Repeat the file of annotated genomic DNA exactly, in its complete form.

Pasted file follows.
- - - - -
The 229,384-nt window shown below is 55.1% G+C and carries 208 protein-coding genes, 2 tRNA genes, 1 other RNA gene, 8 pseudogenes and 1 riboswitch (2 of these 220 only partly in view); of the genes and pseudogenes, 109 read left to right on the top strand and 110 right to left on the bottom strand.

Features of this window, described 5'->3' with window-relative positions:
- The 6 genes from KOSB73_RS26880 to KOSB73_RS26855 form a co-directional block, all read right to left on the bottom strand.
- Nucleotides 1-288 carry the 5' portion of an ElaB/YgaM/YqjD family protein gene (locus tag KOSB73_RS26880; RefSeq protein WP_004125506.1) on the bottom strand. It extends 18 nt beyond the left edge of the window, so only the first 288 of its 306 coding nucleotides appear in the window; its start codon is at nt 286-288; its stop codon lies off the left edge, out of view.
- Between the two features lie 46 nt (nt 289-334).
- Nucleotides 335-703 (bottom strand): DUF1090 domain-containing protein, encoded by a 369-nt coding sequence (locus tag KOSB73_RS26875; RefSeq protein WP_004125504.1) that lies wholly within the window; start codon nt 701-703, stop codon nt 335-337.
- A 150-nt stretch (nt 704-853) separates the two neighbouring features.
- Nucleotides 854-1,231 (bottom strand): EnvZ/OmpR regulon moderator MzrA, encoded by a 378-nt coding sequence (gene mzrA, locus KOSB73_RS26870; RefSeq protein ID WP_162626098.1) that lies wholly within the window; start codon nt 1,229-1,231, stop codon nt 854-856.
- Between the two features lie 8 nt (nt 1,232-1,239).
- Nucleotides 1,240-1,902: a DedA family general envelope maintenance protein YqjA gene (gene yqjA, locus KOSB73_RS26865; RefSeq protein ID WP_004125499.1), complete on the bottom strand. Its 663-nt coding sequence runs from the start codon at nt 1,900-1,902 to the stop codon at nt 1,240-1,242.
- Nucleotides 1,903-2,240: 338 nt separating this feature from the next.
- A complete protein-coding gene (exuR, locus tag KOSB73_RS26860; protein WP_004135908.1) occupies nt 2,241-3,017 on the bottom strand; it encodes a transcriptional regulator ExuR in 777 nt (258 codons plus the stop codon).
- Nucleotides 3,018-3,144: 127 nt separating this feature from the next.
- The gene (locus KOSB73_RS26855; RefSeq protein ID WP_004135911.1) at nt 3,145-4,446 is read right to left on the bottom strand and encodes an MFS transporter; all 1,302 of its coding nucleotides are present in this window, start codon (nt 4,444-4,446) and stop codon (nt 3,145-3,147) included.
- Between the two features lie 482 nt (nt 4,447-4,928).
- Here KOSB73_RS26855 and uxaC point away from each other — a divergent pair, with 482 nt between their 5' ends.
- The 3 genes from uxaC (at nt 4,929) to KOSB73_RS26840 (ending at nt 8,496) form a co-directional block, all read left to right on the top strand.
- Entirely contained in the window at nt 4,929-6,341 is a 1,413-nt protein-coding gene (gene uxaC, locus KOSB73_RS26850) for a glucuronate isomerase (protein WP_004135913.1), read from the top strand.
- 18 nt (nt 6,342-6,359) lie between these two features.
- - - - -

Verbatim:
The 229,384-nt window shown below is 55.1% G+C and carries 208 protein-coding genes, 2 tRNA genes, 1 other RNA gene, 8 pseudogenes and 1 riboswitch (2 of these 220 only partly in view); of the genes and pseudogenes, 109 read left to right on the top strand and 110 right to left on the bottom strand.

Features of this window, described 5'->3' with window-relative positions:
- The 6 genes from KOSB73_RS26880 to KOSB73_RS26855 form a co-directional block, all read right to left on the bottom strand.
- Nucleotides 1-288 carry the 5' portion of an ElaB/YgaM/YqjD family protein gene (locus tag KOSB73_RS26880; RefSeq protein WP_004125506.1) on the bottom strand. It extends 18 nt beyond the left edge of the window, so only the first 288 of its 306 coding nucleotides appear in the window; its start codon is at nt 286-288; its stop codon lies off the left edge, out of view.
- Between the two features lie 46 nt (nt 289-334).
- Nucleotides 335-703 (bottom strand): DUF1090 domain-containing protein, encoded by a 369-nt coding sequence (locus tag KOSB73_RS26875; RefSeq protein WP_004125504.1) that lies wholly within the window; start codon nt 701-703, stop codon nt 335-337.
- A 150-nt stretch (nt 704-853) separates the two neighbouring features.
- Nucleotides 854-1,231 (bottom strand): EnvZ/OmpR regulon moderator MzrA, encoded by a 378-nt coding sequence (gene mzrA, locus KOSB73_RS26870; RefSeq protein ID WP_162626098.1) that lies wholly within the window; start codon nt 1,229-1,231, stop codon nt 854-856.
- Between the two features lie 8 nt (nt 1,232-1,239).
- Nucleotides 1,240-1,902: a DedA family general envelope maintenance protein YqjA gene (gene yqjA, locus KOSB73_RS26865; RefSeq protein ID WP_004125499.1), complete on the bottom strand. Its 663-nt coding sequence runs from the start codon at nt 1,900-1,902 to the stop codon at nt 1,240-1,242.
- Nucleotides 1,903-2,240: 338 nt separating this feature from the next.
- A complete protein-coding gene (exuR, locus tag KOSB73_RS26860; protein WP_004135908.1) occupies nt 2,241-3,017 on the bottom strand; it encodes a transcriptional regulator ExuR in 777 nt (258 codons plus the stop codon).
- Nucleotides 3,018-3,144: 127 nt separating this feature from the next.
- The gene (locus KOSB73_RS26855; RefSeq protein ID WP_004135911.1) at nt 3,145-4,446 is read right to left on the bottom strand and encodes an MFS transporter; all 1,302 of its coding nucleotides are present in this window, start codon (nt 4,444-4,446) and stop codon (nt 3,145-3,147) included.
- Between the two features lie 482 nt (nt 4,447-4,928).
- Here KOSB73_RS26855 and uxaC point away from each other — a divergent pair, with 482 nt between their 5' ends.
- The 3 genes from uxaC (at nt 4,929) to KOSB73_RS26840 (ending at nt 8,496) form a co-directional block, all read left to right on the top strand.
- Entirely contained in the window at nt 4,929-6,341 is a 1,413-nt protein-coding gene (gene uxaC, locus KOSB73_RS26850) for a glucuronate isomerase (protein WP_004135913.1), read from the top strand.
- 18 nt (nt 6,342-6,359) lie between these two features.